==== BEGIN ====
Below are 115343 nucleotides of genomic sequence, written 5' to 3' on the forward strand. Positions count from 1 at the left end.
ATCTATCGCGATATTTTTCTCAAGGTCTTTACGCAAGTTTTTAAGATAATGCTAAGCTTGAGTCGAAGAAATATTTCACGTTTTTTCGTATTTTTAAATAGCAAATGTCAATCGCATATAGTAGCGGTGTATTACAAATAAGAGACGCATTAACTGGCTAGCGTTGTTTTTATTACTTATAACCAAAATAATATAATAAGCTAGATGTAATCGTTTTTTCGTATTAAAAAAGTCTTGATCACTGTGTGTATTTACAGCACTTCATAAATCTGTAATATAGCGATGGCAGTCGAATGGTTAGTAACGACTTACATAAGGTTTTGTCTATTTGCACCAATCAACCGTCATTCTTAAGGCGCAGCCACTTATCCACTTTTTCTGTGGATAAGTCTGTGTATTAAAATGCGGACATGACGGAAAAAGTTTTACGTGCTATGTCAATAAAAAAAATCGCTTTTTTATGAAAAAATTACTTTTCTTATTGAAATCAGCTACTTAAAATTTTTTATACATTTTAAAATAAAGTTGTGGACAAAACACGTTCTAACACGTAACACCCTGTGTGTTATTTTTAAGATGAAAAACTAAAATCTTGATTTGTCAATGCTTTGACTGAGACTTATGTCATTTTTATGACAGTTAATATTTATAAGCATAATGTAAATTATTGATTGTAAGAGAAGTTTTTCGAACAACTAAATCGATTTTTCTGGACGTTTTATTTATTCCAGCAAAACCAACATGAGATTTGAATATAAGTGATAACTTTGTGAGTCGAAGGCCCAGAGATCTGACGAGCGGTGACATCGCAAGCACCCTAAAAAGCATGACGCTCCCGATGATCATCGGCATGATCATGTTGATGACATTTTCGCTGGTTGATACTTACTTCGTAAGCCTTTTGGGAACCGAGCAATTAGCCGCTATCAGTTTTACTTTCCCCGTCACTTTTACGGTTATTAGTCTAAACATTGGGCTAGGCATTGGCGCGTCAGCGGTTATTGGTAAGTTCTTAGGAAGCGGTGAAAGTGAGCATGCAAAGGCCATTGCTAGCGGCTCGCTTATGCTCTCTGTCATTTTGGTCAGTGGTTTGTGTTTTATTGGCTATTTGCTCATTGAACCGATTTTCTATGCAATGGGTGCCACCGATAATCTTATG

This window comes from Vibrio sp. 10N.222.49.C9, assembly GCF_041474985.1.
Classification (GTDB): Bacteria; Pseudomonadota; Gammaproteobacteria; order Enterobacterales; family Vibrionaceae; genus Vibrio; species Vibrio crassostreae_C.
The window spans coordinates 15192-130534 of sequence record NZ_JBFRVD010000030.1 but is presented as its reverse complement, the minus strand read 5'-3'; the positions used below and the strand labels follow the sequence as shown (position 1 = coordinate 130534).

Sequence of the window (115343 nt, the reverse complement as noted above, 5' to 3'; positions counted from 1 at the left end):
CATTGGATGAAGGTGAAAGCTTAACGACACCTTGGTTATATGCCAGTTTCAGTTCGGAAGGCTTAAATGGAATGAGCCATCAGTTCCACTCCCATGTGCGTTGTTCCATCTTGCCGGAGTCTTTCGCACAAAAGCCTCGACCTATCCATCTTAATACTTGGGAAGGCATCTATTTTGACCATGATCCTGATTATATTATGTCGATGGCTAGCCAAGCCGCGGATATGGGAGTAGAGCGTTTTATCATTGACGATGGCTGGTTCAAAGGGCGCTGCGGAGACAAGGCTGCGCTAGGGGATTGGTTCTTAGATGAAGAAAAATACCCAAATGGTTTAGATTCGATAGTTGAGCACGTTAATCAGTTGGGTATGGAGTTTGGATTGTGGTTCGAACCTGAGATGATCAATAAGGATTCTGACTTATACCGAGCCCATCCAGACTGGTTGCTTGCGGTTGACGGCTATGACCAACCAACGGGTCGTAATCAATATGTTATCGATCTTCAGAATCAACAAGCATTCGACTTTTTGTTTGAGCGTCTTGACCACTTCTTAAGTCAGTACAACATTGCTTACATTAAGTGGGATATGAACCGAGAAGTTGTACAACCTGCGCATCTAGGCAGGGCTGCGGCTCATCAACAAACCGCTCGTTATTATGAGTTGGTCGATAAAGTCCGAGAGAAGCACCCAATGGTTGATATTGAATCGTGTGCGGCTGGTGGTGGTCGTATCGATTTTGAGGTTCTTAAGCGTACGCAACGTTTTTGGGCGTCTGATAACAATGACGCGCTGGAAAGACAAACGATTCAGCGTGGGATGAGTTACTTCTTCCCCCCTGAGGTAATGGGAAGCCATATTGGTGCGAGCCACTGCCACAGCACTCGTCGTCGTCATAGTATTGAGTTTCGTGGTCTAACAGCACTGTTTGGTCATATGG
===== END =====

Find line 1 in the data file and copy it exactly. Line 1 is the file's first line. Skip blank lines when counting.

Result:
Below are 115343 nucleotides of genomic sequence, written 5' to 3' on the forward strand. Positions count from 1 at the left end.